It's clearly not AT ground zero but it certainly is close and considering the circumstances opposition is certainly understood.

I, like most, support the first amendment, protecting freedom of religion. I appreciate the argument that a mosque should not be built "at ground zero" but do not approve of the fear-mongering hate speech tactics being used by some.

What has become almost as big a story as the debate on the mosque is the discussion about the naming conventions of this story as highlighted in this NPR blog.

The blogosphere is all over this controvery, here is one example opposed to the mosque. Notice all the American flags plastered across the site - purposefully sending the message that to be for the development is somehow anti-American. There are also several images from 9-11. This does not have anything to do with honor for the site or the tragedy but a deliberate attempt to tie main stream Islam to the atrocities of the extremists. John Wayne Gacy's acts should not represent the beliefs of the Catholic community. Just like the actions of pro-life terrorist bombers should not be representative of all pro-lifers.

I do believe that some of those opposed to the development jumped on the opportunity to trick the public into thinking that this mosque was in the footprint of the WTC and I think it's an attempt to feed the perception of the uneducated that Obama is a Muslim. The same uneducated probably don't understand we're not the United States of Christianity.

Here's an interesting excerpt from the Israpundit blog - "If the ground zero mosque is tied to terror regimes and groups financially or otherwise, and we know that it is..." What a good looking argument "and we know that it is". Geesh.

The inability to separate the world's Muslim community from Muslim extremists is disheartening. However, just as it is their right to practice their religion in the shadow of the worst domestic terrorist attacks, everyone has the right to voice their opposition. Another reason, this country IS so great.

Cracked.com has an fascinating opposition piece to those opposing the mosque/cultural center. Click here to read the article.

It's a fascinating debate and while I fall on the pro side of the argument I do enjoy hearing intelligent points on the other side of the debate. I'd encourage you to leave a comment with your thoughts on the issue - regardless of your opinion!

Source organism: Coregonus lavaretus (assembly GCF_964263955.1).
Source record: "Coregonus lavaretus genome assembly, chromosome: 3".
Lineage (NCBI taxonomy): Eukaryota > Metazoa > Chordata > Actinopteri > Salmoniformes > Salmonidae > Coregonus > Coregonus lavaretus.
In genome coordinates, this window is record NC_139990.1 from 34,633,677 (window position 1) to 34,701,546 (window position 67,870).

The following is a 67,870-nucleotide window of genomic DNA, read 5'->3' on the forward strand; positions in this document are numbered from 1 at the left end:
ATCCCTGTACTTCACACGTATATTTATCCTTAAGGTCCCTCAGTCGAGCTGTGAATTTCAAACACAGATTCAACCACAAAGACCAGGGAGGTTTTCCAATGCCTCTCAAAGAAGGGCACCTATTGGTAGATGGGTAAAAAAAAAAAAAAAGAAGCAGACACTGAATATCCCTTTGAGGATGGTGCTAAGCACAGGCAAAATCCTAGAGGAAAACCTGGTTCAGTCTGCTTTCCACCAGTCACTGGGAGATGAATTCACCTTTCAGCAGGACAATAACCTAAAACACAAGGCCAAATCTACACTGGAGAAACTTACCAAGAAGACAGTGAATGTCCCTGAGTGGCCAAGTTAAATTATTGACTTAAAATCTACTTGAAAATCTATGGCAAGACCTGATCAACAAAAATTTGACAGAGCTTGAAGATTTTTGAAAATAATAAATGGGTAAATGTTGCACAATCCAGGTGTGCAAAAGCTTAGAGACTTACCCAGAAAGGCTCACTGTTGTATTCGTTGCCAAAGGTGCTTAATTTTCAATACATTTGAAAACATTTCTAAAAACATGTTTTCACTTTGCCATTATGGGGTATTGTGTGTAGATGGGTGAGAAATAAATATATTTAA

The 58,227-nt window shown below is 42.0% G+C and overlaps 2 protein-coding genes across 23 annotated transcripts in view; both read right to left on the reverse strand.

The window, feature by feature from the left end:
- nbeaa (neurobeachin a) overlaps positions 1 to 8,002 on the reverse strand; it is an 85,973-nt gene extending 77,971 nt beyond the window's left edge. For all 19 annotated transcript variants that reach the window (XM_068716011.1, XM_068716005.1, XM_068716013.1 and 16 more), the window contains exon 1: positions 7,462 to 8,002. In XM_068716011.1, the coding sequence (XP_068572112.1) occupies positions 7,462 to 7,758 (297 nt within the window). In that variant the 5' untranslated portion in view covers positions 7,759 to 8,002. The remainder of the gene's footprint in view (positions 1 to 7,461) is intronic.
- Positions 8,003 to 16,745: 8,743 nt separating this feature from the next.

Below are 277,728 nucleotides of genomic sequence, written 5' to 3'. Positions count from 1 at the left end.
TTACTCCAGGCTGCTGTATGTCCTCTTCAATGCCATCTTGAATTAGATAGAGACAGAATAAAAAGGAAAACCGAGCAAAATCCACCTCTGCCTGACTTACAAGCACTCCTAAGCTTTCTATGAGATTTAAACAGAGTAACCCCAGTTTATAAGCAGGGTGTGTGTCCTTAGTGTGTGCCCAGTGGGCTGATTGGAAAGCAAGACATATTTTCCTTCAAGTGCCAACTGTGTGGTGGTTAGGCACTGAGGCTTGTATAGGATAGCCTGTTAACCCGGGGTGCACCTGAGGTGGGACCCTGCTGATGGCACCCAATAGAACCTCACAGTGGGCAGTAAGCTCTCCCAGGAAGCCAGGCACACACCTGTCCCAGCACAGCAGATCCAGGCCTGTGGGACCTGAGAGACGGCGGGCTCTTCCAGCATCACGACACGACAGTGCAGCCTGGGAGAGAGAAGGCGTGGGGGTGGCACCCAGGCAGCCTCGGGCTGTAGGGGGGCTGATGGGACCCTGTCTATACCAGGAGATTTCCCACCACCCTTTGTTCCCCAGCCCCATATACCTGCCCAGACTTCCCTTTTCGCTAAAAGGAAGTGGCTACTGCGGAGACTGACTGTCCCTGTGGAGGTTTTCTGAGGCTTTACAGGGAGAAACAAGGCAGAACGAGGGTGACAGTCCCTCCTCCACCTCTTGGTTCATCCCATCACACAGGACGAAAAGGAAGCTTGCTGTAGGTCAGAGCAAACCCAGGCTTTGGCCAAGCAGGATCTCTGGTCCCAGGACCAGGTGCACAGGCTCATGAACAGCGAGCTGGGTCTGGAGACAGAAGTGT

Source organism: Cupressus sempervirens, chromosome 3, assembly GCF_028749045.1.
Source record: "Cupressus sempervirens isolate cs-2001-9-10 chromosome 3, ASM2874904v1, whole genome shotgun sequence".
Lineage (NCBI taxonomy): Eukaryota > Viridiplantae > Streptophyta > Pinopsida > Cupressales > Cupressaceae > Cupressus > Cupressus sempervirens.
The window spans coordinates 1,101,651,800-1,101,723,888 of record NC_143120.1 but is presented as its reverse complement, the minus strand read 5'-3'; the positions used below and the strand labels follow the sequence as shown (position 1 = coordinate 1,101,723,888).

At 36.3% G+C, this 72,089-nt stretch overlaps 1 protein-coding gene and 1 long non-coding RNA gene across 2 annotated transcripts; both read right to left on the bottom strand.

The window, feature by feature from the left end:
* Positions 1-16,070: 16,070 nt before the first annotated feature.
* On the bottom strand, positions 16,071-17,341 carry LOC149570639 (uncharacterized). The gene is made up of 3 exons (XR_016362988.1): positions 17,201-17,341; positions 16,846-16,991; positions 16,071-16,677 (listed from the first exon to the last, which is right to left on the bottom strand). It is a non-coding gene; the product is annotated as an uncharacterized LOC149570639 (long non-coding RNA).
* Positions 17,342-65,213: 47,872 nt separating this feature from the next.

I'd like to end this somewhat serious post with a little light hearted "news". I see Jon Stewart as the balance to Fox news as Fox sees itself as a balance to the "drive-by media".


The Daily Show With Jon StewartMon - Thurs 11p / 10c
Recap - Week of 8/10/10
Daily Show Full EpisodesPolitical HumorTea Party

Thanks to the Geography Lady for the inspiration!

Wednesday, August 18, 2010

Changing the Looking Glass: Radical Geography

Shape! Size! Distance!

The form 3 students in the tiny village of Pommern, Tanzania outside of Iringa repeated the mantra over and over. Edward, my favorite teacher (pictured with me below right) at the school reminded me that repetition was key to drilling anything new into the kids' heads.

Their exclamation was in response to my question. What are the main types of map distortions?!

Shape! Size! Distance!

Before the class started I found a scuffed up old soccer ball, still smelling of the cow dung it had rolled through the day before on the soccer field- excuse me-pitch!

I've always felt the best demonstration of map distortion was to use a ball and a piece of paper. I folded the paper around the ball to show how the page itself became distorted then highlighted those areas by rubbing pencil lead on the folds.

I straightened the paper to show the distortions when the sphere is projected in two dimensions. Some of the students understood but map projections can be one of the most difficult spatial issues to grasp; But it is paramount to understanding ones place and relative placement on the earth.